Blinken says fate of ceasefire plan down to Hamas

Date: unknown


By Tom Bateman, US state department correspondent • Raffi Berg, BBC News

US Secretary of State Antony Blinken has said Israeli Prime Minister Benjamin Netanyahu has "reaffirmed his commitment" to a Gaza ceasefire plan, and that if it does not progress Hamas will be to blame.

Mr Blinken reiterated his call for Hamas to accept the plan as outlined by President Biden 11 days ago. He was speaking a day after holding talks with Mr Netanyahu in Jerusalem.

He said the onus was on "one guy" hiding "ten storeys underground in Gaza" to make the casting vote, referring to Hamas leader Yahya Sinwar.

Mr Netanyahu has not publicly endorsed what Mr Biden outlined nor said whether it matches an Israeli ceasefire proposal on which Mr Biden's statement was based.

Mr Blinken described as a "hopeful sign" Hamas's response to a resolution passed by the UN Security Council on Monday supporting what Mr Biden had announced.

The resolution noted that Israel had accepted what Mr Biden had presented and called on Hamas to do so as well.

Hamas issued a statement on Tuesday welcoming "what was included" in the resolution.

But Mr Blinken said Hamas's response was not conclusive, adding that that "what counts" is what is said by the Hamas leadership in Gaza, "and that's what we don't have".

If the proposal did not proceed then it was “on them”, he said.

After months of stuttering ceasefire talks behind closed doors, Mr Biden publicly announced last month what he said was an Israeli "roadmap to an enduring ceasefire and the release of all hostages" which he then went on to outline.

The proposal involves an initial six week ceasefire with Hamas releasing some hostages in exchange for Israel releasing an undefined number of Palestinian prisoners.

A second phase would see the remaining hostages released by Hamas and a total withdrawal of Israeli forces from Gaza as part of a “permanent” ceasefire, but the latter would still be subject to negotiations.

Mr Blinken's trip is part of an intense diplomatic effort by the US to try to push the sides into making progress on the proposal, but clinching an agreement faces major obstacles.

Mr Netanyahu has acknowledged his war cabinet has authorised the plan but has not voiced unequivocally support for it. Far-right members of his cabinet have threatened to quit his coalition and trigger its collapse if the deal goes forward, seeing it as surrender to Hamas.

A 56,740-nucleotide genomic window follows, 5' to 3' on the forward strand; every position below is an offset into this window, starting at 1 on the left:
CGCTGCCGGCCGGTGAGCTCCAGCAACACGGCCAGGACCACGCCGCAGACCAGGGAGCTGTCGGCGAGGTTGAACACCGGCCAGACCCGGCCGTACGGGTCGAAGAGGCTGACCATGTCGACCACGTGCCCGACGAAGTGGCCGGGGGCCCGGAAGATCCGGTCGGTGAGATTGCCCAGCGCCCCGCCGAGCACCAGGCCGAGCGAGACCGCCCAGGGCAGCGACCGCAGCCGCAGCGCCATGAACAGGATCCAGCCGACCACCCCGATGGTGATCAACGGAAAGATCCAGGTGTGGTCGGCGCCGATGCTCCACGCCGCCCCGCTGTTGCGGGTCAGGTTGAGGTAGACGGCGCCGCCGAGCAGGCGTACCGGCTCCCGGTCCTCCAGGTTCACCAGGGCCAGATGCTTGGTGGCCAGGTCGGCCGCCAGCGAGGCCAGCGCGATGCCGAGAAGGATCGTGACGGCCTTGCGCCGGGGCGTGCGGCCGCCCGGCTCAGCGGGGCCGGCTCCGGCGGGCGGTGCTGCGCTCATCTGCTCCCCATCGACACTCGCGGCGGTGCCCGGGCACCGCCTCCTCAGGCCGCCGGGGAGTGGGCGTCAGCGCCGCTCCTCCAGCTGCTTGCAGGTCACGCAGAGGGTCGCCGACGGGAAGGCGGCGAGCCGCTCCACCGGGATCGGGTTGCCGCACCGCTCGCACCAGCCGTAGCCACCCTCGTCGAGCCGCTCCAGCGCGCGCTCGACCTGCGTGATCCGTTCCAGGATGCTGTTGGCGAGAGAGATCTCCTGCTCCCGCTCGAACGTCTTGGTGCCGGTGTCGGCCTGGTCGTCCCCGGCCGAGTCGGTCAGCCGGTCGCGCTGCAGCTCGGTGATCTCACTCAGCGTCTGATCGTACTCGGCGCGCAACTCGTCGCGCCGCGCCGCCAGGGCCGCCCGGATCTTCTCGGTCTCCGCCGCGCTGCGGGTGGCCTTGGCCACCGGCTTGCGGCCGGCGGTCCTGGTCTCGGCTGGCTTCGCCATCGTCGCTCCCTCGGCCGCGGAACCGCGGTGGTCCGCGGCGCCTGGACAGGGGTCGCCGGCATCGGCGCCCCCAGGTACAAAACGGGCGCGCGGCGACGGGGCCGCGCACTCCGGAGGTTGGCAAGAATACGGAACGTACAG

Meanwhile, Hamas is likely to seek clear guarantees that the proposal would lead to the complete withdrawal of Israeli forces and a permanent end to the war.

So far, it has yet to formally respond to the plan.

The actual Israeli proposal - reportedly lengthier than the summary presented by Mr Biden - has not been made public and it is unclear whether it varies from what the president conveyed in his statement on 31 May. It was presented to Hamas days prior to Mr Biden's speech.

The Israeli proposal was agreed upon by Israel's three-man war cabinet and has not been disclosed to the wider government. Some far-right ministers have already made clear they oppose it.

The Biden administration is trying to leverage popular pressure as part of its campaign to bounce the sides into progress on the proposal.

As Mr Blinken met Israeli officials in Tel Aviv on Tuesday, protesters outside his hotel held American flags calling for an agreement. Many held pictures of hostages and chanted: "SOS, USA", and "we trust you, Blinken, seal a deal".

Vicki Cohen, the mother of Nimrod Cohen, 19, an Israeli soldier who was kidnapped by Hamas on 7 October, held a banner showing his picture.

She told the BBC: "We come here to ask Blinken and the USA government to help us, to save us from our government. Our prime minister doesn't want to bring our loved ones back, we need their help to pressure our government."

Mr Blinken later spoke with Ms Cohen and other families of hostages, including Americans, during a brief interaction with them outside the hotel.

"You’re going to be here every day, we're going to be here every day," he told them.

The secretary of state continued the whirlwind diplomatic visit, flying by US military plane to the Jordanian capital, Amman, and from there by helicopter to the Dead Sea for a conference of Arab leaders calling for greater aid access into war-ravaged Gaza.

The ride involved five Jordanian air force helicopters carrying Mr Blinken, his officials and the BBC among the travelling press pool. The fleet headed west, flying low, to the town of Swemeh on the shores of the Dead Sea, sitting directly across the water from the occupied West Bank.

In a speech at the conference, Mr Blinken said that Israel had taken "some important steps" to ensure aid was delivered into Gaza, but he insisted that it "can and must do more".

He also announced $404 million in new aid for Palestinians, urging other countries to also "step up" assistance.

"The horror must stop," UN Secretary General Antonio Guterres told the conference. "The speed and scale of the carnage and killing in Gaza is beyond anything in my years as secretary general," he said.

UN humanitarian coordination chief Martin Griffiths described the Gaza war as a "stain on our humanity" and appealed for $2.5 billion to meet the humanitarian needs of Palestinians in Gaza from April until December.

The war began after Hamas attacked Israel on 7 October, killing about 1,200 people and taking 251 others back to Gaza as hostages. The Hamas-run health ministry in Gaza says more than 37,000 people have been killed in the Israeli offensive since then.